Clipper Circuit problem

Discussion in 'Homework Help' started by circuit2000, Jul 7, 2006.

  1. circuit2000

    Thread Starter Active Member

    Jul 6, 2006
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    :confused: # Could anyone please tell me whether the output waveform is right or not? In the diagram, solid lines indicate the period during which output is obtained and the dotted lines indicate the period during which no output is obtained. D1 is an ideal diode.
     
  2. JoeJester

    AAC Fanatic!

    Apr 26, 2005
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    It's not correct.
     
  3. circuit2000

    Thread Starter Active Member

    Jul 6, 2006
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    After you said that it was wrong, I solved it in a different way.
    Throughout the positive half cycle of the input voltage, D1 exists in forward biased condition. Now, current flows through D1. As a result Vo will be equal to -10V during the positive half cycle.
    During the negative half cycle, D1 exists in forward biased condition until the input voltage becomes greater than 10V. So during that period, the potential of A w.r.t B increases from -10V to -20V. When the input voltage increases from -10V to -20V, D1 exists in reverse biased condition. So no current flows through D1. Hence Vo varies from -10V to -20V. When the input voltage decreases from -20V to -10V, D1 exists in reverse biased condition and hence V0 varies from -20V to -10V. When the input voltage varies from -10V to 0V, D1 exists in reverse biased condition and hence Vo remains constantly at -10V. Am I right now? please help me in understanding the concepts of clipper circuits.
    I am herewith attaching the diagram based on the above reasoning.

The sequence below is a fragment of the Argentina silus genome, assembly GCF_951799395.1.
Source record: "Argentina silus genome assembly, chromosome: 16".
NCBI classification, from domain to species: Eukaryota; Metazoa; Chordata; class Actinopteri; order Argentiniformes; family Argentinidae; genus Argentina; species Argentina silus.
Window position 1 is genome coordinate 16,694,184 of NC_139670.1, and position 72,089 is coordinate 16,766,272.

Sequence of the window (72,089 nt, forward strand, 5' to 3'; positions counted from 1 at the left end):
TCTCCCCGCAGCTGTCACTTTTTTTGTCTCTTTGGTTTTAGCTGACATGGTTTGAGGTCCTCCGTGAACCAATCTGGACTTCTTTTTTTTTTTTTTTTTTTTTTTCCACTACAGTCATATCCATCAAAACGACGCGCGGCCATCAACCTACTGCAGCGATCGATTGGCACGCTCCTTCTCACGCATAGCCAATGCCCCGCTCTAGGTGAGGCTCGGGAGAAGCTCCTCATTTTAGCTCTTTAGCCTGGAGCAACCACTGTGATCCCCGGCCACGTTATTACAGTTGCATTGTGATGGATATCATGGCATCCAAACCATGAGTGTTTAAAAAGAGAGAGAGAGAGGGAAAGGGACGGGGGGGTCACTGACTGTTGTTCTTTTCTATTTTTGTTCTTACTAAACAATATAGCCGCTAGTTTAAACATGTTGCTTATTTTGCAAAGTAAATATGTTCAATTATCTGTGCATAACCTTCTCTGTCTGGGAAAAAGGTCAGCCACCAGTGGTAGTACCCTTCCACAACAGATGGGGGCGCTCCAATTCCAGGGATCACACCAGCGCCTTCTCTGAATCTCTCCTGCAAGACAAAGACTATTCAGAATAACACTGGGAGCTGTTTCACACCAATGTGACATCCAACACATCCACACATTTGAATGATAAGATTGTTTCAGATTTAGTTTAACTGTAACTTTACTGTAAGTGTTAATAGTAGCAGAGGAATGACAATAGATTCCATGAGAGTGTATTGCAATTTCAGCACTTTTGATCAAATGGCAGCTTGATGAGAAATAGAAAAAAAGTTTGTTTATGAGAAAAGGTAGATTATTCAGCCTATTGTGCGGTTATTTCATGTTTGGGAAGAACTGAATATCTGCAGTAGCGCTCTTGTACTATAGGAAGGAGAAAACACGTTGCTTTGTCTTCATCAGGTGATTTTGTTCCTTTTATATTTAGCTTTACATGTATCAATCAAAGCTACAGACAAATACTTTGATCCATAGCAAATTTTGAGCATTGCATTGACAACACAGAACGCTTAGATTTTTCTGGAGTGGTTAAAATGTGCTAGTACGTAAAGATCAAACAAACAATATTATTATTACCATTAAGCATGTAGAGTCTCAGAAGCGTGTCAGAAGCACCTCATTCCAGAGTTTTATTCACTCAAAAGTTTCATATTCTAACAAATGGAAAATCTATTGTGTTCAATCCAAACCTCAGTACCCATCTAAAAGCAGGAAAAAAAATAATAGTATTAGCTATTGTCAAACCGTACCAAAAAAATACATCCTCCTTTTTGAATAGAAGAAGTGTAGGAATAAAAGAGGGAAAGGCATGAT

4. JoeJester

    AAC Fanatic!

    Apr 26, 2005
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    Nice job ... I'm sure you seen your error.
     
  5. circuit2000

    Thread Starter Active Member

    Jul 6, 2006
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    Thanks for your guidance.
     
  6. JoeJester

    AAC Fanatic!

    Apr 26, 2005
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    Not a problem. All you needed was that little nudge. I thought you were suspicious of your original answer and just wanted the nudge so you could re-evaluate.
     
  7. pebe

    AAC Fanatic!

    Oct 11, 2004
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    Sorry to disagree with Joe, but there is a problem with the circuit as drawn. As the input is shown connected directly to the output, then the output must be a sine wave of 20v p-p.

    Also, on the peak +ve input half cycle, the anode of D1 has +20v on it. Its cathode has –10v on it so the diode would surely pop!

    For the circuit to be meaningful, a source resistor needs to be shown between the input and point ‘A’ and a load resistor shown between ‘A’ and ‘B’. The values of both resistors need to be given.
     
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